Kansas Jayhawks
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Kansas Jayhawks

Originally established in 1866, the University of Kansas is widely revered as one of the finest collegiate sports institutions in the country, thanks in no small part to the most celebrated cheer in college history. “Rock Chalk, Jayhawk” was originally penned to be used by the school’s science club, but it took on a larger meaning once it was adopted by the university in 1887. While their exploits with beakers and burners are equally notable in some circles, it’s what Kansas does on the basketball court that has created legions of diehard supporters.

The storied men’s basketball program can trace its roots all the way back to the sport’s beginning. The inventor of the game, Dr. James Naismith, joined the phys ed department at Kansas in 1898 and introduced students to “basket ball.” Contrary to popular belief, Jayhawks hoops didn’t begin with them battling their border rivals, the Missouri Tigers. Actually, most schools didn’t have teams then, so Kansas was squaring off against squads from the YMCA. In 1907, one of Naismith’s former players, Forrest “Phog” Allen, was selected to serve as the school’s next head coach. Allen would guide the team for the next two seasons before leaving to further his academic pursuits. He’d return 10 years later and go on to lead the crimson and blue for the next 37 years. As a lasting tribute, the Jayhawks coliseum was named Allen Fieldhouse in 1955.

A national championship would come to Lawrence in 1952, and four years later, a seven-foot tall titan would arrive and change everything. Wilt Chamberlain never won an NCAA title, but in his time wearing a Jayhawks uniform, he made Kansas a national attraction. During his very first game, Chamberlain scored an incredible 52 points and grabbed an astonishing 31 rebounds. He’d depart for the NBA after just two seasons, but he still left an indelible mark on Jayhawks history. The excitement that Wilt conjured up would return to Allen Fieldhouse 26 years later when another giant joined the squad, hometown hero Danny Manning.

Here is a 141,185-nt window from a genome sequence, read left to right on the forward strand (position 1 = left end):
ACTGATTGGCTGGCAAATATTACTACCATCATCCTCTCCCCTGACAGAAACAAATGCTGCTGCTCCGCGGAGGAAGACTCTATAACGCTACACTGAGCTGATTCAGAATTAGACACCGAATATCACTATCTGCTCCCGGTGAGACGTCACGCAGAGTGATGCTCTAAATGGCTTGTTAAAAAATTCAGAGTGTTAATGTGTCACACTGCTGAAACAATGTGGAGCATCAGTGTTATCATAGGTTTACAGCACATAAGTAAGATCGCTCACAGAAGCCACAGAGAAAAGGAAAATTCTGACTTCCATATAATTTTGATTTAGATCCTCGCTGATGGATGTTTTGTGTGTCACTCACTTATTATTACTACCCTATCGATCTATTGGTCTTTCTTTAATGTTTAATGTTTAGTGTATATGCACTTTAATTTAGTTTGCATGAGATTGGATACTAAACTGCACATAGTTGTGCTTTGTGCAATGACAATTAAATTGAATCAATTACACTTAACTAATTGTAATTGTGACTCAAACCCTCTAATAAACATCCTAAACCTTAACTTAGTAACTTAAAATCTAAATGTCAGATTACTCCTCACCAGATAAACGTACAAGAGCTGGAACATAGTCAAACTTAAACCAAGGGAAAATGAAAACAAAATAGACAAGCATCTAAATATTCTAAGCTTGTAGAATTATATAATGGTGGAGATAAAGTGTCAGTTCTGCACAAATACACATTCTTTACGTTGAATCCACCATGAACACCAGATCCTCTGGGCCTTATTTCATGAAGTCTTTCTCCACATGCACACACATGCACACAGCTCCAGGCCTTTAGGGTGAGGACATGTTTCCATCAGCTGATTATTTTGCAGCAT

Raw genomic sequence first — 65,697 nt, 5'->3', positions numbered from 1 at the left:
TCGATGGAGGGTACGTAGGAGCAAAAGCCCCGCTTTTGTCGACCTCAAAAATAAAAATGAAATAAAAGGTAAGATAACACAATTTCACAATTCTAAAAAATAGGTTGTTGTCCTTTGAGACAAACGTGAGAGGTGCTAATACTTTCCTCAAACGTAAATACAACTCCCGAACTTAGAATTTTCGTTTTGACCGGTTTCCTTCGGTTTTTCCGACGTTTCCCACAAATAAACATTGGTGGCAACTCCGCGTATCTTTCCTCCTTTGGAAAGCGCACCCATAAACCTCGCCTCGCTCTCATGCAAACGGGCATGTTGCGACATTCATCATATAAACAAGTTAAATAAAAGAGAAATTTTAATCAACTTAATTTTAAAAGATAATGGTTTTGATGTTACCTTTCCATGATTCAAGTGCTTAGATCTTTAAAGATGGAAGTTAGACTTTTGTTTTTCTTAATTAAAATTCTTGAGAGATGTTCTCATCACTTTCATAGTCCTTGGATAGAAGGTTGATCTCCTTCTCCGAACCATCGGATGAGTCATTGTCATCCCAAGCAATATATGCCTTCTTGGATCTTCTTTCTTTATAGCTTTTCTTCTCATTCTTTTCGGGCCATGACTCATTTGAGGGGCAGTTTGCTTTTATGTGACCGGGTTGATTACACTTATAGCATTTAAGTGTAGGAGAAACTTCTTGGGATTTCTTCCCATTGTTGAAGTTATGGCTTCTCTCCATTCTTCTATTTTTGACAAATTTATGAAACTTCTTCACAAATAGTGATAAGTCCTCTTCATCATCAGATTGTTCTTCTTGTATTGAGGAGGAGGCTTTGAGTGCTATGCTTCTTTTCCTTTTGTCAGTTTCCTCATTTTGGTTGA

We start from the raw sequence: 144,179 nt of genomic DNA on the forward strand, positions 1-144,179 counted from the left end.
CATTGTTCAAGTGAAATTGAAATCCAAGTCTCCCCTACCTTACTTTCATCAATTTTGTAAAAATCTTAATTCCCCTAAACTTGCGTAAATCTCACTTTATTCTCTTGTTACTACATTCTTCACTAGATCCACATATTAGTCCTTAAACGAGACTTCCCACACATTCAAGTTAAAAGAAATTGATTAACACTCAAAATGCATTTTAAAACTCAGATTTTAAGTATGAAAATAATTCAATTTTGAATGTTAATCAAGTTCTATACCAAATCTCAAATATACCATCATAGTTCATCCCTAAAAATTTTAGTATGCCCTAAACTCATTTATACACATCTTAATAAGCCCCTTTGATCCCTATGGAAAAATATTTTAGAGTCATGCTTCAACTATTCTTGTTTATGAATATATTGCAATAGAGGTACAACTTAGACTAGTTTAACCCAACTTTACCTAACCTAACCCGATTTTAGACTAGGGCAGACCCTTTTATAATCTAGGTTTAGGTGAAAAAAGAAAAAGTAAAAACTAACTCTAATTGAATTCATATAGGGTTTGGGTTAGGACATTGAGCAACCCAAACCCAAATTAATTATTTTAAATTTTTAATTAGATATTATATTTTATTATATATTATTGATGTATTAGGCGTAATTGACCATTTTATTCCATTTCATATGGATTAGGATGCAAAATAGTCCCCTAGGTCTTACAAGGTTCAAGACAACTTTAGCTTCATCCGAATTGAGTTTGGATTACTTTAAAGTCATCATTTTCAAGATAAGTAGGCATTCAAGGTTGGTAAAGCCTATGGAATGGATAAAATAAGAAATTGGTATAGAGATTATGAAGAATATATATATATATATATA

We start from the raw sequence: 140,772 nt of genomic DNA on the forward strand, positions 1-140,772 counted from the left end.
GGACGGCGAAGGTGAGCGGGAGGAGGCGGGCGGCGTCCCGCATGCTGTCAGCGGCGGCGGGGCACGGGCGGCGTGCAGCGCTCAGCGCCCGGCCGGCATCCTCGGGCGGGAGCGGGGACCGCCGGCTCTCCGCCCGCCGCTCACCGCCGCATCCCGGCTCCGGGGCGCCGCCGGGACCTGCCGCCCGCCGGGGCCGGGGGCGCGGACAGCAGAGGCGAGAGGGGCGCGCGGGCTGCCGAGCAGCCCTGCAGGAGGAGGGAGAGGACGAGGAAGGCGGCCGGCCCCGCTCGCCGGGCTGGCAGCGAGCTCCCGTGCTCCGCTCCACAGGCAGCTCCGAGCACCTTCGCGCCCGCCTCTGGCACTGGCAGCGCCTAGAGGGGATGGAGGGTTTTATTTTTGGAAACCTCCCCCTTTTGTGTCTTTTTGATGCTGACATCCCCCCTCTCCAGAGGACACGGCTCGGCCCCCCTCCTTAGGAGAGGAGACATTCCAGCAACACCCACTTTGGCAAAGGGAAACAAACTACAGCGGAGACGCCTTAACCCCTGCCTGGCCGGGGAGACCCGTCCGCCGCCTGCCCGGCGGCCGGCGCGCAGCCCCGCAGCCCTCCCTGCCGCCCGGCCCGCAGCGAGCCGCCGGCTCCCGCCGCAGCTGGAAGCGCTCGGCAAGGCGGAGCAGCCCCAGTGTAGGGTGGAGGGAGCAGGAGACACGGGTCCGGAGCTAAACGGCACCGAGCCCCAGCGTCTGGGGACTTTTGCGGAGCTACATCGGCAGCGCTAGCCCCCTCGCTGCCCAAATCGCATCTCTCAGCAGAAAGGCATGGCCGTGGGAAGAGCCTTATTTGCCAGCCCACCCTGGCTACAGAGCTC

Over the course of his four-year career, Manning would be named to the All-American team three times and lead Kansas to their second national championship in 1988. By this point, the Jayhawks were an absolute dynasty; they’d reach the NCAA tournament in 25 of the 26 seasons that followed and capture yet another title in 2008.

With more than 40 postseason appearances and numerous Final Four finishes, the Jayhawks intimidate foes wherever they go, but they may be at their most menacing when playing at Allen Fieldhouse. From February 2007 to January 2011, Kansas won a remarkable 69 home games in a row.

While their team mascot is a fictitious creature, the Kansas Jayhawks are very much a real thing. The crimson and blue have hung tough for more than 100 years, and in that time, opponents such as Oklahoma, Oklahoma State, Baylor, and Missouri have all come to learn that “Rock Chalk” really only means one thing: they’re going down, because Kansas and their fans mean business.